When sex addiction appears in the headlines it is usually attached to some celebrity figure in the form of juicy gossip. We rarely see thorough investigative articles done by professionals who take the condition seriously. The term ‘sex addiction’ is tossed around with little consideration and this is nothing new. When a celebrity has one too many drinks and accidentally takes an unglamorous tumble and flashes their undies, the photographs printed in the newspaper tend to appear with comical ‘Oopsy!’ comments, focusing on their humiliation rather than the potentially concerning issue behind the image. Sometimes it can seem like the media just won’t take addiction seriously. However there are some crucial differences between the media portrayal of drug/alcohol addiction compared with sex addiction.
In reality, many people see alcohol and drugs as a legitimate way of having fun. Certainly people can have a few drinks and enjoy themselves without falling into addiction. And although drugs like cocaine are illegal, there are still many people who take them recreationally and don’t seem to develop an addiction. Although of course there is a fine line and the potential to cross it is overwhelming. What doesn’t help is that the media can often glamorise alcohol and drugs. Many music videos show people getting drunk or high and it looks like a great party. But on the other hand, we are also made painfully aware of the dangers. When a celebrity is quite clearly an alcoholic or drug addict and we can see the consequences written all over their bodies, journalists tend to switch to a more sympathetic tone. Online comments from the public flood in such as ‘look at them,’ ‘isn’t it sad’ and ‘they need help.’ From the images of celebrity deaths at the hands of addiction to the homeless man on the street passed out in their own vomit – we know alcohol and drugs can be dangerous. Not many people watch the movie Trainspotting and think it’s a good idea to go and take heroin. However, sex addiction is not like this. At least not yet…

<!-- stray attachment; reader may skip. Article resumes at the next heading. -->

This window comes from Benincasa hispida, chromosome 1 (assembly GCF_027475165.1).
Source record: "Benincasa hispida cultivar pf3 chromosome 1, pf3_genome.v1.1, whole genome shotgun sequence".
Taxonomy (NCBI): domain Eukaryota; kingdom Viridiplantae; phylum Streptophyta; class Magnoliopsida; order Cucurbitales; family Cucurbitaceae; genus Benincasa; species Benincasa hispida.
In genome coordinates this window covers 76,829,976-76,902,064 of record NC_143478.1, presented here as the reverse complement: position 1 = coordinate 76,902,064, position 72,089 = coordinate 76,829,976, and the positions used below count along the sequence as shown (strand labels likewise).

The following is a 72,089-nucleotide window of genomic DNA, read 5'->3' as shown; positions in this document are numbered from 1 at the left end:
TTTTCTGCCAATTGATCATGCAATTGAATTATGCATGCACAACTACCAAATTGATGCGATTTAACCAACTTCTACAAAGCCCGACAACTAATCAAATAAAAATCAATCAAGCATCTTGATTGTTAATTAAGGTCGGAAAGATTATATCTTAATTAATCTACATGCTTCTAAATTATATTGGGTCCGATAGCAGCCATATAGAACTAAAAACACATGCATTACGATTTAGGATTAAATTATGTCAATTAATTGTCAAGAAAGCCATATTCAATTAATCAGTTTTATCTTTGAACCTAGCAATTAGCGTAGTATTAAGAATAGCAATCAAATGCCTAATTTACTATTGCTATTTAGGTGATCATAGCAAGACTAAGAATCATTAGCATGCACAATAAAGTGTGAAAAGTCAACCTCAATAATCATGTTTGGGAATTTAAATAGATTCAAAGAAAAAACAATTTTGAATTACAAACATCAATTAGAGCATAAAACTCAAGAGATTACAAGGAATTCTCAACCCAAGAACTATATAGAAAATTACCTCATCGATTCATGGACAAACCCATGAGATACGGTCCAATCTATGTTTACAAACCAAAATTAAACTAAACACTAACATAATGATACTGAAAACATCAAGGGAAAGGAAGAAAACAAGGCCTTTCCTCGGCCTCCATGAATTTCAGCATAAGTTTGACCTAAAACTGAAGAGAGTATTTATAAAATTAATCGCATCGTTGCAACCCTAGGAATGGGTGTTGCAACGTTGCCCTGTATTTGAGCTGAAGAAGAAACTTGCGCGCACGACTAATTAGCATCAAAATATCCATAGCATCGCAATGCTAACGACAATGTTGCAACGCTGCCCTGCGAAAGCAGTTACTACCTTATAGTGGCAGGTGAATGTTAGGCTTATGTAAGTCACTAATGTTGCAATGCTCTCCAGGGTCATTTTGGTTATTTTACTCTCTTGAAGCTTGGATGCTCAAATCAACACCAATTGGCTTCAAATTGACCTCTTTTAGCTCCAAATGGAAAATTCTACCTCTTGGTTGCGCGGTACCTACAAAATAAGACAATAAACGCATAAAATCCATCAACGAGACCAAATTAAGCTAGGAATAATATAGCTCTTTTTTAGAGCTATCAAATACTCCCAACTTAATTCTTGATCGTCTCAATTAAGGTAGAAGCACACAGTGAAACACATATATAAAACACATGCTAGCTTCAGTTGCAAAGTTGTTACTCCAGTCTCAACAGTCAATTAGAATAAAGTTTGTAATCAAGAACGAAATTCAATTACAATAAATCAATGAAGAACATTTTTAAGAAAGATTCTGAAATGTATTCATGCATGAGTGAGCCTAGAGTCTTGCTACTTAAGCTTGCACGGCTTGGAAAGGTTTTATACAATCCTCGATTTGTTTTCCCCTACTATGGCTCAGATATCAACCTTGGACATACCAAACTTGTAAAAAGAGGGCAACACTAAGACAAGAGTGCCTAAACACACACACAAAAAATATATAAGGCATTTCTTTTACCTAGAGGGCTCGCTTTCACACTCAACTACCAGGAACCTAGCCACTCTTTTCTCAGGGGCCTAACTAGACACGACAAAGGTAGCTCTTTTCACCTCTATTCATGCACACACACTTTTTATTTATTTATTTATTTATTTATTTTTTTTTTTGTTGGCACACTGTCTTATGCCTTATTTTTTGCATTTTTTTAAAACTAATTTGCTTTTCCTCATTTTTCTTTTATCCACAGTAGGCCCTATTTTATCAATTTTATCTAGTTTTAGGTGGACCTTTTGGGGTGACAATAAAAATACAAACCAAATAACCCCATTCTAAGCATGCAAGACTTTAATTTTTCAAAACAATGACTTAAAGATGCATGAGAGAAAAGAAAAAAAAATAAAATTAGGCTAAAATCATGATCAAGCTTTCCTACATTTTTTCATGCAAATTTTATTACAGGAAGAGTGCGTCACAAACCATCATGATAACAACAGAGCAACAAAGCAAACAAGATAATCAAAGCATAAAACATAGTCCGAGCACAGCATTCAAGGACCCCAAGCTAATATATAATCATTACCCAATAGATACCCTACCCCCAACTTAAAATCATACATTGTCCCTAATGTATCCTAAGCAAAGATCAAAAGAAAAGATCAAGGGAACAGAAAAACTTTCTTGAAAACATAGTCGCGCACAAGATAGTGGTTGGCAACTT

Sex addiction simply does not receive the same sympathy as alcohol and drug addiction and clearly this is partly caused by the media. Currently the media approach seems to be one of judgment or gossip or both. Recent headlines have seen Keeping Up with the Kardashians Scott Disick cry ‘sex addiction’ after being caught being unfaithful and parading around LA yachts and beaches with beautiful young women. (He has recently renounced this claim). We’ve also seen Ozzy Osbourne open up about his sexual addiction after news of an affair which broke out and nearly ended his marriage with Sharon Osbourne. Admittedly, some journalists do seem to be taking it seriously and approaching the subject with adequate compassion. However, you need only google ‘celebrities with drug or alcohol addiction’ and compare it with ‘celebrities with sex addiction’ to see the shocking differences. Whilst the former provides you with copious heartfelt articles outlining the struggles of various celebrities, the latter generally provides you with a huge database of famous names without any real consideration of whether they are genuine sufferers, and if they are, there’s a distinct lack of compassion and understanding. In my search I have seen headlines such as, ‘You won’t believe these celebs are sex addicts!’… ‘Find out who they are!’… And most shockingly, a men’s magazine revealing the names of numerous female celebrity sex addicts as some kind of turn on. Comments such as “she has a reputation of baring it all at the drop of a hat.” So why is it like this? Why do the media and the public seem to have such a lack of sympathy towards celebrities with sexual addiction?
Firstly, you don’t have to be a detective to know that most things you read in the media should be taken with a pinch of salt. Gossip magazines and certain newspapers have a reputation for printing inaccurate, or at the very least, misleading information. They may be embracing the idea of said celebrity having a problem or disregarding it completely, but either way the reader can greet it with suspicion. So on one hand, the public may simply be having a hard time believing what they read. It all depends on said journalists approach to the story. But on the other hand, if we assume there is truth in the story and said celebrity is a sex addict, it can be difficult to understand how on earth it has happened. To us, celebrities seem to have it all. Money, fame and often love as well. Why would you throw it all away? In the infamous case of Hugh Grant and his acquaintance with a prostitute in the back of the car, many people were left baffled. He was dating Elizabeth Hurley, arguably one of the most beautiful women in the world and living the high life of a successful actor. Why on earth would he do it? Similarly Scott Disick was dating Kourtney Kardashian and leading a life full of glamour. People grow impatient and lose compassion when it seems like someone is being selfish but that patience and understanding is even smaller when it comes to celebrities. The more you have, the more you have to be grateful for – so how can they want more? Our sympathy is certainly limited if not completely non-existent.
In part two we will look at why sex addiction seems so common among celebrities and how we can approach it with better understanding and deeper compassion.